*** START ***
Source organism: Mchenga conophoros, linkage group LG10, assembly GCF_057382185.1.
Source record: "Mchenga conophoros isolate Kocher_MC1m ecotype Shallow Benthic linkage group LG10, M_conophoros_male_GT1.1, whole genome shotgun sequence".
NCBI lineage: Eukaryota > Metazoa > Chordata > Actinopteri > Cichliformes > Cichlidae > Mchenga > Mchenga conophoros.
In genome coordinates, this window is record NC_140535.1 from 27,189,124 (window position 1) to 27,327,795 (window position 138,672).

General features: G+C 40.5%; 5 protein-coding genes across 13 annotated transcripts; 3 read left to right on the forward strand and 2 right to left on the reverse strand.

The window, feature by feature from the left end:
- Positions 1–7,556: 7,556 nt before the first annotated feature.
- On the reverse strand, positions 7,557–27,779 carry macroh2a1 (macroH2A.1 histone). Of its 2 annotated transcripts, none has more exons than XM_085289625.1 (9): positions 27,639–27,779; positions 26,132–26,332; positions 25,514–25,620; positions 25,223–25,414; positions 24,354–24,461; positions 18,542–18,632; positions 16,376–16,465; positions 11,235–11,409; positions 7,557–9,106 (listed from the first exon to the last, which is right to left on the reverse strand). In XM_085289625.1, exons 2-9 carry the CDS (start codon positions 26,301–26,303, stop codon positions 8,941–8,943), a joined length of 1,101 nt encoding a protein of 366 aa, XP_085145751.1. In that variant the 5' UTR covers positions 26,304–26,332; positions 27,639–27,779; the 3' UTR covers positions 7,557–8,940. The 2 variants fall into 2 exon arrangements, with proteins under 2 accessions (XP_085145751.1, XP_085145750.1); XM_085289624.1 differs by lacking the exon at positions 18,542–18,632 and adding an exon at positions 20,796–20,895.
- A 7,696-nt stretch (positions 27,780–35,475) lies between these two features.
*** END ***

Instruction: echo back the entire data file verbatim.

Source organism: Mchenga conophoros, linkage group LG10, assembly GCF_057382185.1.
Source record: "Mchenga conophoros isolate Kocher_MC1m ecotype Shallow Benthic linkage group LG10, M_conophoros_male_GT1.1, whole genome shotgun sequence".
NCBI lineage: Eukaryota > Metazoa > Chordata > Actinopteri > Cichliformes > Cichlidae > Mchenga > Mchenga conophoros.
In genome coordinates, this window is record NC_140535.1 from 27,189,124 (window position 1) to 27,327,795 (window position 138,672).

General features: G+C 40.5%; 5 protein-coding genes across 13 annotated transcripts; 3 read left to right on the forward strand and 2 right to left on the reverse strand.

The window, feature by feature from the left end:
- Positions 1–7,556: 7,556 nt before the first annotated feature.
- On the reverse strand, positions 7,557–27,779 carry macroh2a1 (macroH2A.1 histone). Of its 2 annotated transcripts, none has more exons than XM_085289625.1 (9): positions 27,639–27,779; positions 26,132–26,332; positions 25,514–25,620; positions 25,223–25,414; positions 24,354–24,461; positions 18,542–18,632; positions 16,376–16,465; positions 11,235–11,409; positions 7,557–9,106 (listed from the first exon to the last, which is right to left on the reverse strand). In XM_085289625.1, exons 2-9 carry the CDS (start codon positions 26,301–26,303, stop codon positions 8,941–8,943), a joined length of 1,101 nt encoding a protein of 366 aa, XP_085145751.1. In that variant the 5' UTR covers positions 26,304–26,332; positions 27,639–27,779; the 3' UTR covers positions 7,557–8,940. The 2 variants fall into 2 exon arrangements, with proteins under 2 accessions (XP_085145751.1, XP_085145750.1); XM_085289624.1 differs by lacking the exon at positions 18,542–18,632 and adding an exon at positions 20,796–20,895.
- A 7,696-nt stretch (positions 27,780–35,475) lies between these two features.